How to Get Help from a Housing Association. Housing associations provide a wide range of low-cost housing services. Registered Social Landlords (RSL) run housing associations managed by a volunteer committee or a board of housing association residents, local citizens, businessmen and politicians. With escalating property prices, getting help from a housing association is often your best bet for acquiring your own home.
Inquire about the eligibility criteria of the housing association. Phone the association for their housing policies or check them online. The housing policies provide detailed information about the housing scheme and applicant eligibility. They also explain how many applications are considered. The law requires all housing associations to commit their housing policies in writing.
Check if you meet the eligibility criteria of the housing association. Some housing associations have specific age and income requirements. Some are set up specifically for the elderly or for people with mental disabilities. Others provide rehabilitation homes for people with substance abuse problems.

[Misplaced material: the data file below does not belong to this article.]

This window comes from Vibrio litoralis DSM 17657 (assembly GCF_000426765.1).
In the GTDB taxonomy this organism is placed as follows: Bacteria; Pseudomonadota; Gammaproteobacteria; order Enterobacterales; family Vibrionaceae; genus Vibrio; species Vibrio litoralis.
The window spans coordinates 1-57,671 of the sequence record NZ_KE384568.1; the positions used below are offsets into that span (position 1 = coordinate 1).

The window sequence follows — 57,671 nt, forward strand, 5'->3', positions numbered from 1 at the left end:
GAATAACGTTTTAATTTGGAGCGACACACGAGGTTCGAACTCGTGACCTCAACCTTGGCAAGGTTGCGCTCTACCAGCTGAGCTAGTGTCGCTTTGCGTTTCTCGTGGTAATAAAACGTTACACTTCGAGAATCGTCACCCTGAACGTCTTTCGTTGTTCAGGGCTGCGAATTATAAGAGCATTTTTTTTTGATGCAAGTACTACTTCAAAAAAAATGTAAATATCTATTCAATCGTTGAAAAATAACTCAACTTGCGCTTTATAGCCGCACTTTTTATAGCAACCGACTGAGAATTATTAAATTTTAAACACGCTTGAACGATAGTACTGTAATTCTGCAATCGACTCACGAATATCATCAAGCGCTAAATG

If you meet the specified eligibility criteria, send in an application to either the housing association or to the local council.
Be prepared for a long wait once you are on the waiting list. Most housing associations, especially the ones in the prime localities, have many applicants on their list. It could take them some time to reach your application.
Bear in mind the possibility of rejection; housing associations often reject applicants for varying reasons. If you feel your rejection is unjust, lodge a formal complaint in writing or over the phone to the housing association's Complaint Officer. Explain the issue to both the committee chairperson and the local councilor. If the problem remains unresolved, you may want to contact a lawyer.
Take up residence in the housing association after your application is accepted. Under the "Right to Acquire" scheme, you can buy your property at a discount later.
Check your eligibility for the "Social HomeBuy" scheme. You buy half the property and pay the housing association a monthly rent on the balance. You can build equity this way.